As Trump Fans the Flames of Anti-Abortion Rhetoric, Kansas Offers a Cautionary Tale
August 2 2019
A sheriff’s deputy was waiting in his car along Interstate 35 just outside Kansas City, Kansas, on the afternoon of May 31, 2009, when the powder-blue Ford Taurus rolled by.
The deputy pulled out behind the car and followed it. He took up two lanes and put on his hazards so no one would try to pass as he called for backup. Minutes later, a four-car posse pulled the Taurus over. Inside was 51-year-old Scott Roeder. He got out of the car with his hands raised. There was blood on his pants and one of his shoes.
Unplanned Is a Movie That Could Get Someone Killed
Apr. 12, 2019
By Caitlin Moscatello
The makers of Unplanned, the anti-abortion propaganda film that’s earned more than $6 million since its debut in late March, waste no time getting to their point. Just minutes after the lights in the theater go dark, viewers are transported to what’s supposed to be a Planned Parenthood clinic in Texas, where an aspiration abortion (when a suction device is used) is taking place.
The dramatized scene includes a patient like almost every other patient in the film — young, white, pretty — with her feet in stirrups, the sound of a fetal heartbeat pulsing in the background. “Beam me up, Scotty!” says the doctor, and the young woman cries out as a nurse holds her down. “It hurts! It hurts!” she wails, to which the nurse barks, “You want it done, don’t you?” Moments later, the screen fills with an ultrasound image of a fetus wiggling away from the device.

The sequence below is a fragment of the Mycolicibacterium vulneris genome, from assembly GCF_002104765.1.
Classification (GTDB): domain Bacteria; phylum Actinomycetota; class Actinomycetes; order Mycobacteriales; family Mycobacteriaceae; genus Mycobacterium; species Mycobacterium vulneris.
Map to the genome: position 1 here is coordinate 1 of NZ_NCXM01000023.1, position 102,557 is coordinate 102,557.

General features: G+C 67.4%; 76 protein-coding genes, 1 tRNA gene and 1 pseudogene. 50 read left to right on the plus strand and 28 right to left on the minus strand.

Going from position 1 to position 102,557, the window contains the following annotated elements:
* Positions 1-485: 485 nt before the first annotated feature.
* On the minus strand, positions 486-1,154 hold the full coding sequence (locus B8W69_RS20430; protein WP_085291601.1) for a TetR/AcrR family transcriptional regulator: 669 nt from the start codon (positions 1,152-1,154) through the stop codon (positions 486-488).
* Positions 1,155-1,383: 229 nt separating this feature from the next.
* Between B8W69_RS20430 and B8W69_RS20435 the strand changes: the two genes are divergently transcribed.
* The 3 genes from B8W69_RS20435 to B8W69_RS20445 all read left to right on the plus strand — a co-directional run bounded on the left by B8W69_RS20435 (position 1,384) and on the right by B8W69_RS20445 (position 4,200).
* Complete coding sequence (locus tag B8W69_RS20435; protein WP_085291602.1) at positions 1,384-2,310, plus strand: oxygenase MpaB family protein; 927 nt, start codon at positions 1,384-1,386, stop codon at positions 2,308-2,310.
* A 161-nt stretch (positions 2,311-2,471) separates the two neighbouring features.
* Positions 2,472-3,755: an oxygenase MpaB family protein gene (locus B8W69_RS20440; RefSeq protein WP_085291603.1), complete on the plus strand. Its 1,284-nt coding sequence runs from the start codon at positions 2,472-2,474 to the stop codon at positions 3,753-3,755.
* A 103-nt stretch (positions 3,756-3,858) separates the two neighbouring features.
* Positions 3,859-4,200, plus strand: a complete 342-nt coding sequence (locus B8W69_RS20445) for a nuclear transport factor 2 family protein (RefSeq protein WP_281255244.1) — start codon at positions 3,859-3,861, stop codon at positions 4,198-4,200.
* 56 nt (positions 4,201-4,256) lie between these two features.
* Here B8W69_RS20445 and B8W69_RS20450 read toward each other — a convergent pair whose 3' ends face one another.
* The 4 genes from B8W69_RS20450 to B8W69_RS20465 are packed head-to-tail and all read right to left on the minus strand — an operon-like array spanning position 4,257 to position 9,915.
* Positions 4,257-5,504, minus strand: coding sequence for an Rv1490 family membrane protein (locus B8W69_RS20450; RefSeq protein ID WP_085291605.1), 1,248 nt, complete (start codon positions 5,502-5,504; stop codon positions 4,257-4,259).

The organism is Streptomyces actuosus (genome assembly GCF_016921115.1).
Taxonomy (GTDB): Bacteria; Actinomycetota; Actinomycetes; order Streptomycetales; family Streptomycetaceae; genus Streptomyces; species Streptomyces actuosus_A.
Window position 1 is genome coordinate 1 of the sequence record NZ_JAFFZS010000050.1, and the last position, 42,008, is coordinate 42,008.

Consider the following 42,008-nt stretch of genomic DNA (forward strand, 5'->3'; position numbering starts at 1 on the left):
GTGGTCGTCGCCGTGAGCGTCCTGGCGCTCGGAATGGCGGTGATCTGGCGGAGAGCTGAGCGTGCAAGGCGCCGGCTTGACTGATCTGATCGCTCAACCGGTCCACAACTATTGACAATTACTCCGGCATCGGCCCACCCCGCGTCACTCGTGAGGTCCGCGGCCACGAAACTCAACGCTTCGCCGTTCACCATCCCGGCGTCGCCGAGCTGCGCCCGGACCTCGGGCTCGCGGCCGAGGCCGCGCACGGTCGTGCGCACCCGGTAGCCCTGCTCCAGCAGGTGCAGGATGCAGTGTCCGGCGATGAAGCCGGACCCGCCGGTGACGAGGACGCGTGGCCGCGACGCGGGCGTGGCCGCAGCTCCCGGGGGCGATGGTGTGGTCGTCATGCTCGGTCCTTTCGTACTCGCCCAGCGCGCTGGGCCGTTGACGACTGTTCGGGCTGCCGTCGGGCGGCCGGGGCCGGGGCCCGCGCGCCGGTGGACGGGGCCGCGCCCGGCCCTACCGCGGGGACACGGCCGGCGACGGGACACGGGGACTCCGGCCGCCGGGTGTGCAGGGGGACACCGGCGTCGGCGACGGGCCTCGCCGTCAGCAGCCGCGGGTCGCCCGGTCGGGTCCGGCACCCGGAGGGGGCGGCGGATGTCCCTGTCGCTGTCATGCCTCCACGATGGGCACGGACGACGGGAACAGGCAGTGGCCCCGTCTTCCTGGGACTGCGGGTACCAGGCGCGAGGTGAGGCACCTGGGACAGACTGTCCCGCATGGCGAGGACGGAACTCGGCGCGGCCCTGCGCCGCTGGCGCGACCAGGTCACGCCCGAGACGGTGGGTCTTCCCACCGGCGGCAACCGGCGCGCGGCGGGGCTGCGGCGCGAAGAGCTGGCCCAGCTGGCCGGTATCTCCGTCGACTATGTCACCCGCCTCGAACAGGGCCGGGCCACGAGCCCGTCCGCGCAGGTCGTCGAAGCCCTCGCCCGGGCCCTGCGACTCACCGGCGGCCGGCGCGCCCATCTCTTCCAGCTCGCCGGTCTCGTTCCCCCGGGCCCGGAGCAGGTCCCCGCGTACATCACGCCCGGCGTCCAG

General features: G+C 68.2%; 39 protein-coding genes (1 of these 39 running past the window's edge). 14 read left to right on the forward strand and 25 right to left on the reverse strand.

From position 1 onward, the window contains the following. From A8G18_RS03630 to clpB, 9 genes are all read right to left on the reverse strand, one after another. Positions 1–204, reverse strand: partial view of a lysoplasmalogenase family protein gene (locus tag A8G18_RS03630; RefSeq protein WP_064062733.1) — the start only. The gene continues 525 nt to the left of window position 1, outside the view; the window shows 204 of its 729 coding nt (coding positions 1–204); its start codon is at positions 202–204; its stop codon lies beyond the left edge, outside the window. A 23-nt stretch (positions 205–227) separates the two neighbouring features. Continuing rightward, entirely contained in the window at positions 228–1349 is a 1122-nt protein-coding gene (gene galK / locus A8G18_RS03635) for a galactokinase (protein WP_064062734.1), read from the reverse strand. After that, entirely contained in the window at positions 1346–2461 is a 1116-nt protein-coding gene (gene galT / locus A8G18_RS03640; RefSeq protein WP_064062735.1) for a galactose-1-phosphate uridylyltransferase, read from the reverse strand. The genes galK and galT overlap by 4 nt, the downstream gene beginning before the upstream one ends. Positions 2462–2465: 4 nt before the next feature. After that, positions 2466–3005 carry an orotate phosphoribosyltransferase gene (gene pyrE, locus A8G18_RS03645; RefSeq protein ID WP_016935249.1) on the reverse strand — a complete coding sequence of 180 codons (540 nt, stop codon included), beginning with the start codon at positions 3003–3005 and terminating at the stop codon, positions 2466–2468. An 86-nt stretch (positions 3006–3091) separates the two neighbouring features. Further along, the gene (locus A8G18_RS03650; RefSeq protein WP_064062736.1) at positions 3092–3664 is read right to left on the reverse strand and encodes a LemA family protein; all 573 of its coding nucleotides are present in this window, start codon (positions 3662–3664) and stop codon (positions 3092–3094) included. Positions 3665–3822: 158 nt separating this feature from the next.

The workers who survived the 2015 shooting can't tell you their names - but they want you to know their story.
By Jim Rendon
Oct 16, 2016, Cosmopolitan
Sitting on the couch in the living room of her Colorado home, a woman we’ll call Karen leafs through a small notebook as she gathers her thoughts. Her legs are curled up around her — her feet bare, toenails painted blue. She pauses on one page. At the top, she’s written the letters PTSD in all caps. The letters have been traced over and over again in ballpoint pen, leaving thick, dark creases in the paper. At the bottom is a doodle of flowers growing upward.
For most of the time that she and her husband have lived in their 100-year-old Craftsman house in a small mountain town, she never locked the front door. She would sometimes even leave it wide open when she was home. “I was always more afraid of a bear coming into the house than a human,” she jokes.
But that has changed. A reporter from the New York Times once knocked on her door, and she was terrified. If he can find me, anyone can, she thought. We should get more locks.
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